Obsessive Compulsive & Related Disorders

What is Obsessive Compulsive and Related Disorder?

Obsessive-compulsive disorder (OCD) is an anxiety disorder in which people have recurring, unwanted thoughts, ideas or sensations (obsessions) that make them feel driven to do something repetitively (compulsions). The repetitive behaviours, such as hand washing, checking on things, or cleaning, can significantly interfere with a person's daily activities and social interactions.

The cause of Obsessive-compulsive disorder (OCD) is unknown but has been linked to biological (genetics, brain structure, altered brain chemicals, etc.) and environmental (upbringing, negative personal experiences, etc.) factors.

Obsessive-compulsive disorder is a type of anxiety disorder that can strike at any age but often begins in early adult life. The illness afflicts 2-3% of the population in all economic brackets and all races and religions, during any given year. It can overwhelm their lives, making them unable to work, socialize, or enjoy family life.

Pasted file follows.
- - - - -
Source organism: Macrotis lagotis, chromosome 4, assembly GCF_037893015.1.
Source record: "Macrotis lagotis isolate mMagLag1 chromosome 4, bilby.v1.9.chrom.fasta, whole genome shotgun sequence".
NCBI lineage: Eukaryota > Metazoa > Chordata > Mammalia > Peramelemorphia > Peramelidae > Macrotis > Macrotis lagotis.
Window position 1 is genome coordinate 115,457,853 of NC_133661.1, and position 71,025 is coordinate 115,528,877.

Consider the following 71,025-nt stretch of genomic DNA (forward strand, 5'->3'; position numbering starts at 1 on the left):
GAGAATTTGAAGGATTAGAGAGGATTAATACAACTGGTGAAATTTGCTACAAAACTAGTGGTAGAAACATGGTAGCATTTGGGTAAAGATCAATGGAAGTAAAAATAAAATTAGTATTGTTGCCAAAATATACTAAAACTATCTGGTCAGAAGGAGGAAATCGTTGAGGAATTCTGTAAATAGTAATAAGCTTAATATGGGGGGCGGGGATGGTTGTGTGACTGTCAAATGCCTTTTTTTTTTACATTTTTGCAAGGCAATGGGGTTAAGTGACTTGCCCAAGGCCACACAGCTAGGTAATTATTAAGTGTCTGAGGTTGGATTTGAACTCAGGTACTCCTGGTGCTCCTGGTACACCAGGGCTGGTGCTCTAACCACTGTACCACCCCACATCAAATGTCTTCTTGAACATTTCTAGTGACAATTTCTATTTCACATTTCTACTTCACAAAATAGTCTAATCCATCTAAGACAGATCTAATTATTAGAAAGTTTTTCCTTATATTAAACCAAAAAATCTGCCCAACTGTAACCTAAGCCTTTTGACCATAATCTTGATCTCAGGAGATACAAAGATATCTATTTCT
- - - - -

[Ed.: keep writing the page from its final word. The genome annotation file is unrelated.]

Signs and Symptoms

Typical Obsessions:

- Fear of getting contamination by people or the environment

- Unwanted forbidden or taboo thoughts involving sex, religion, and harm

- Aggressive thoughts towards others or self

- Having things symmetrical or in a perfect order

- Recurrent intrusive thoughts of sounds, images, words or numbers

- Fear of losing or discarding something important

Typical Compulsions:

- Excessive cleaning and/or handwashing

- Ordering and arranging things in a particular, precise way

- Repeatedly checking on things

- Compulsive counting

- Constantly seeking approval or reassurance

Patients with OCD who receive appropriate treatment commonly experience an increased improved quality of life and improved functioning. Treatment may improve an individual's ability to function at school and work, develop and enjoy relationships, and pursue leisure activities.